Lawyers from the United States Justice Department will recommend for no civil rights charges to be placed upon Officer Darren Wilson for shooting unarmed teenager Michael Brown in Ferguson, Missouri.
An investigation by the FBI revealed that there was no strong evidence to support the civil rights charges being pushed upon Wilson.
While Attorney General Eric Holder Jr. and civil rights head Vanita Gupta will make the final decision on whether the case against Wilson will be closed, it would be unusual for Holder and Gupta to go against the findings of the prosecutors, who are still developing the legal memo that will explain the recommendation to drop the charges against the police officer.
Once the Justice Department releases its decision, the investigation into the death of 18-year-old Brown will finally come to an end.
Back in November of last year, the grand jury in the case for Brown's death voted not to indict Wilson. The family of Brown was disappointed with decision, but called upon people sharing their pain to channel their frustration into activities that will bring forth positive change.
However, a broader civil rights investigation by the Justice Department remains open to study allegations made against the Ferguson Police Department for discriminatory traffic stops and use of excessive force. The ongoing investigation may lead to massive changes in the police department, officers of which are overwhelmingly white despite serving a city which is overwhelmingly black.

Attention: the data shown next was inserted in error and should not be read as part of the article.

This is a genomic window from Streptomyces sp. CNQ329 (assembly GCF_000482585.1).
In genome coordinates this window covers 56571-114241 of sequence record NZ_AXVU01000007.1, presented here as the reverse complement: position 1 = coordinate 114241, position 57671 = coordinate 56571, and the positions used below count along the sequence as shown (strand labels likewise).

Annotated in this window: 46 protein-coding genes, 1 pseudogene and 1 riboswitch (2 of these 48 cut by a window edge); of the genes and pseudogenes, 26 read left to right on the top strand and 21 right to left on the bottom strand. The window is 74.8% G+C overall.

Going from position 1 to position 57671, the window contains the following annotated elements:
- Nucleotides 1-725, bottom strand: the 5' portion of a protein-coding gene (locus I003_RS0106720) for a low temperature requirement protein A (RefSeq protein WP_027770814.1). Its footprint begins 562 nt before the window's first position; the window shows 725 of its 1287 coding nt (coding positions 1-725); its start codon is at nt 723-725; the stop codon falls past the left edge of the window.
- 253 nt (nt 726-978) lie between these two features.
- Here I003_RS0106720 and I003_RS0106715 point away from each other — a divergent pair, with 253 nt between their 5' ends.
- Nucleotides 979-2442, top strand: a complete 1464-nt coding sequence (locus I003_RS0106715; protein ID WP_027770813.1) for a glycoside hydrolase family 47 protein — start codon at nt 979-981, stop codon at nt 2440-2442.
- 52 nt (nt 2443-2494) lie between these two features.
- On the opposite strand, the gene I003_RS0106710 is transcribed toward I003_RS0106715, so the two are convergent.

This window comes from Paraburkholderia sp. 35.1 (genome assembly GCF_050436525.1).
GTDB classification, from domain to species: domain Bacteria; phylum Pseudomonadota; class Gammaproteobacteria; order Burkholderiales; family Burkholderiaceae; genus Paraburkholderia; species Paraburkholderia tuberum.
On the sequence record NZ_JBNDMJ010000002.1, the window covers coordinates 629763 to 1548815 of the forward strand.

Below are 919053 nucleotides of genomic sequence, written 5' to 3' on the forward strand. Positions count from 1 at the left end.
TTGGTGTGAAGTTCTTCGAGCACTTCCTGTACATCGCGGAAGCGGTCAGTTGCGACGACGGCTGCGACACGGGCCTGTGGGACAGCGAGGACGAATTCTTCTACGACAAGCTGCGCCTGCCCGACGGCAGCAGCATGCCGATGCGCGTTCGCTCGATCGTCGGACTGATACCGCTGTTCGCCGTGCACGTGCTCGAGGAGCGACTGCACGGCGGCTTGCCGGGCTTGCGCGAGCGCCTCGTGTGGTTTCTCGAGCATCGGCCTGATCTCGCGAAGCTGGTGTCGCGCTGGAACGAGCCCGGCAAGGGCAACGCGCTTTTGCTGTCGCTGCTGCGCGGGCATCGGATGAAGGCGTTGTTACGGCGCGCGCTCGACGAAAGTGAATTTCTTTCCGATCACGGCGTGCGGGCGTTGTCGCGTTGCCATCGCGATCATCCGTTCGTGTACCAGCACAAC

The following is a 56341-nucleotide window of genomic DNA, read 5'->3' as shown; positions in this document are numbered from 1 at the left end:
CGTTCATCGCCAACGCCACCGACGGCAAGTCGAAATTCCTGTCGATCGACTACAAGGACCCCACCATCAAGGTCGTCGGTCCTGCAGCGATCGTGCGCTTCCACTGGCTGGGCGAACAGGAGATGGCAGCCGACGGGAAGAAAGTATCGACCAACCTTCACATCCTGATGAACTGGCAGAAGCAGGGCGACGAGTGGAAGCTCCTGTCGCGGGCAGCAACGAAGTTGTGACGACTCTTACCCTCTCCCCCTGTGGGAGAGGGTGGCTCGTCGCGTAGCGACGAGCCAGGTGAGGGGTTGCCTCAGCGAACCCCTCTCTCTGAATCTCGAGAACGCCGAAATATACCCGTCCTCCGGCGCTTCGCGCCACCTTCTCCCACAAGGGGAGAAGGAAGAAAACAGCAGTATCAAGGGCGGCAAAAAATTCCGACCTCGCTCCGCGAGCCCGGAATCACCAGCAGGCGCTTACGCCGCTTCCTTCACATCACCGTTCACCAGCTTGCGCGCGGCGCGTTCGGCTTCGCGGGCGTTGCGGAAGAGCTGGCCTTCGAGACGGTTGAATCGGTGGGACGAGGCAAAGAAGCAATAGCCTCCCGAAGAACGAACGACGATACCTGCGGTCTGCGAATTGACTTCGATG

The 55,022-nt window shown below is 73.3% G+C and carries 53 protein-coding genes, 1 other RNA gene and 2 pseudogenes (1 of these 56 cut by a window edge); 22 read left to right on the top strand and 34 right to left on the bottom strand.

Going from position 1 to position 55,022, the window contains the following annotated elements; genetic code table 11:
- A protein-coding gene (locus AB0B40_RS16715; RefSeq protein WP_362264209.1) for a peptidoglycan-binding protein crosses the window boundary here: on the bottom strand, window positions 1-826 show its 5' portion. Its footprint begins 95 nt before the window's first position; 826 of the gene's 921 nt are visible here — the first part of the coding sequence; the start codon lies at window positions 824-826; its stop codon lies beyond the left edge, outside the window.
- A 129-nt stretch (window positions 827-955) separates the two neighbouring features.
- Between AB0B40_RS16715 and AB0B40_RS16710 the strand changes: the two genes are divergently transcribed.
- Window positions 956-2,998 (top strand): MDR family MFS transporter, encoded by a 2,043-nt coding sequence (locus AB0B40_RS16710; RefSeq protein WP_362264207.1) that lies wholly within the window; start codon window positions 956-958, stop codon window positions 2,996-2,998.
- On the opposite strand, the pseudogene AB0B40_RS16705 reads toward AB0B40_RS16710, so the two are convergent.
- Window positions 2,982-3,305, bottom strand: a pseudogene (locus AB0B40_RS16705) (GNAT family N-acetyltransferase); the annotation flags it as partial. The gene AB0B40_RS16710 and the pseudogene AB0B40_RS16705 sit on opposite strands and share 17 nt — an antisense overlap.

Brown family lawyer Benjamin Crump refused to comment on the matter until an official announcement has been made by the Justice Department.
"We've heard speculation on cases before that didn't turn out to be true," said Crump. "It's too much to put the family through to respond to every rumor."
The death of Brown ignited violent protests and clashes in the city of Ferguson, as the general public showed their anger against Wilson's apparent unneeded shooting on Brown. The incident, along with the death of unarmed Eric Garner by a chokehold placed upon him by a police office in New York, has spurred a nationwide debate on racism, police duties and police brutality.
Witnesses of Brown's death said to reporters that the teenager was holding his hands up in surrender when Wilson shot and killed him on the street. The investigation by the FBI, however, came out with a different story.
Wilson told the investigators that Brown struggled with him in the teenager's attempt to steal his gun through the police car's window. What happened as the encounter moved away from the car and into the street is where the disputes primarily begin.
Some witnesses, after saying that Brown had his hands up, recanted their testimonies. Wilson, on the other hand, testified that Brown was charging at him, with other witnesses backing up Wilson's version of the story.